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      Download the Game Design and Indie Game Marketing Freebook   07/19/17

      GameDev.net and CRC Press have teamed up to bring a free ebook of content curated from top titles published by CRC Press. The freebook, Practices of Game Design & Indie Game Marketing, includes chapters from The Art of Game Design: A Book of Lenses, A Practical Guide to Indie Game Marketing, and An Architectural Approach to Level Design. The GameDev.net FreeBook is relevant to game designers, developers, and those interested in learning more about the challenges in game development. We know game development can be a tough discipline and business, so we picked several chapters from CRC Press titles that we thought would be of interest to you, the GameDev.net audience, in your journey to design, develop, and market your next game. The free ebook is available through CRC Press by clicking here. The Curated Books The Art of Game Design: A Book of Lenses, Second Edition, by Jesse Schell Presents 100+ sets of questions, or different lenses, for viewing a game’s design, encompassing diverse fields such as psychology, architecture, music, film, software engineering, theme park design, mathematics, anthropology, and more. Written by one of the world's top game designers, this book describes the deepest and most fundamental principles of game design, demonstrating how tactics used in board, card, and athletic games also work in video games. It provides practical instruction on creating world-class games that will be played again and again. View it here. A Practical Guide to Indie Game Marketing, by Joel Dreskin Marketing is an essential but too frequently overlooked or minimized component of the release plan for indie games. A Practical Guide to Indie Game Marketing provides you with the tools needed to build visibility and sell your indie games. With special focus on those developers with small budgets and limited staff and resources, this book is packed with tangible recommendations and techniques that you can put to use immediately. As a seasoned professional of the indie game arena, author Joel Dreskin gives you insight into practical, real-world experiences of marketing numerous successful games and also provides stories of the failures. View it here. An Architectural Approach to Level Design This is one of the first books to integrate architectural and spatial design theory with the field of level design. The book presents architectural techniques and theories for level designers to use in their own work. It connects architecture and level design in different ways that address the practical elements of how designers construct space and the experiential elements of how and why humans interact with this space. Throughout the text, readers learn skills for spatial layout, evoking emotion through gamespaces, and creating better levels through architectural theory. View it here. Learn more and download the ebook by clicking here. Did you know? GameDev.net and CRC Press also recently teamed up to bring GDNet+ Members up to a 20% discount on all CRC Press books. Learn more about this and other benefits here.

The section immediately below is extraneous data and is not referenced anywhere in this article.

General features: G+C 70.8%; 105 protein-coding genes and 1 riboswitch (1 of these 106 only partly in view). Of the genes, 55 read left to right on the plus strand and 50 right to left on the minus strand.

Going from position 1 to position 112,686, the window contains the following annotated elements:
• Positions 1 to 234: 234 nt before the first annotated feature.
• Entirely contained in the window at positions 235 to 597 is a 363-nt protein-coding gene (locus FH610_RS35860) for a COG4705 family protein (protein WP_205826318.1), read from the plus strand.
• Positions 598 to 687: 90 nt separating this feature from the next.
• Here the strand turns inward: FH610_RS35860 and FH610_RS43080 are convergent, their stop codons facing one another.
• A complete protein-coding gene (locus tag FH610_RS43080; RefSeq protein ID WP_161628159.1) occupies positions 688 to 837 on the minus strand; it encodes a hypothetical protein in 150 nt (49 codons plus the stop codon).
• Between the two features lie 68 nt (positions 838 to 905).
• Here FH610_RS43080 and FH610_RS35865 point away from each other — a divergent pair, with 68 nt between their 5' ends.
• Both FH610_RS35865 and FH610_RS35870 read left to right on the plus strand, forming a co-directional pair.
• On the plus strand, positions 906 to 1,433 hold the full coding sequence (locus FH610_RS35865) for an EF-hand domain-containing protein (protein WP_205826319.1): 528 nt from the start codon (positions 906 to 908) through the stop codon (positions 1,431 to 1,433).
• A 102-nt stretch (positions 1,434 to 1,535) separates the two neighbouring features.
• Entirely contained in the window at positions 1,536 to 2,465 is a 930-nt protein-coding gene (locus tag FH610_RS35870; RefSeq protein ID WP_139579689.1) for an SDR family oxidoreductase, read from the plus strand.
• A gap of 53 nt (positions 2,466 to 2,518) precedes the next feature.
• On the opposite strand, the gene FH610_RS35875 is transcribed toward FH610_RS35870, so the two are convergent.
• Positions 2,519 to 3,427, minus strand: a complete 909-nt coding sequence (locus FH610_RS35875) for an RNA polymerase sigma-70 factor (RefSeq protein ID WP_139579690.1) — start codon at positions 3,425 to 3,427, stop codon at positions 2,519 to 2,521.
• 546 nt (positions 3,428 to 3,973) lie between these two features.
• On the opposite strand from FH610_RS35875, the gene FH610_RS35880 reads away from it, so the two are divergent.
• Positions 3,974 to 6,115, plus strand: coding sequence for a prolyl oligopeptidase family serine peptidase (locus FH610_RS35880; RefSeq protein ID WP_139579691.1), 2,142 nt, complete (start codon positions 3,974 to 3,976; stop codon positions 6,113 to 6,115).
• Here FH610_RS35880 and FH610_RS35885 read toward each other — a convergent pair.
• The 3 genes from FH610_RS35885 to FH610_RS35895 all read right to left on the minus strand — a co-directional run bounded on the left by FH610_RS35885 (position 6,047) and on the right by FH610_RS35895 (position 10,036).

Kayhen

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  1.   'Mastering LibGDX Game Development' seems indeed to be a good book for learning libGDX and you get to do an RPG:   "Starting from the beginning, this book will take you through the entire development process of creating an RPG video game using LibGDX."   Also I just wanted to reinforce what Aldacron mentioned  in is last sentence "I would recommend you get both. It will help you in mentally separating the platform from the game concepts." I believe that this is really good advice.   Keep learning Java and try to understand what is going behind the scenes in libGDX which just really simplifies some of the common tasks of game development for you.
  2. Hi Queen Skadi,   Welcome to the forums!   I recommend that you try to do simple games first such as pong, snake, etc and move up in difficulty as each one teaches you different things. See the article below    http://www.gamedev.net/page/resources/_/technical/game-programming/your-first-step-to-game-development-starts-here-r2976   There are some cool tutorials on how to create games using libGDX available in youtube. This one for example, I have followed it myself in the past with no issues I believe the author have more of these (Super Mario):   https://www.youtube.com/watch?v=rzBVTPaUUDg&list=PLZm85UZQLd2TPXpUJfDEdWTSgszionbJy   The other option is to buy a book such as Fundamental 2D game Programming with Java which requires more knowledge of the Java language. I believe the author is a member of the forum also, see the page below for more info:   "http://www.indiegameprogramming.com/"   The last one does not use libGDX but will teach you the fundamentals of game development in Java (not the language itself).     Cheers,   Hugo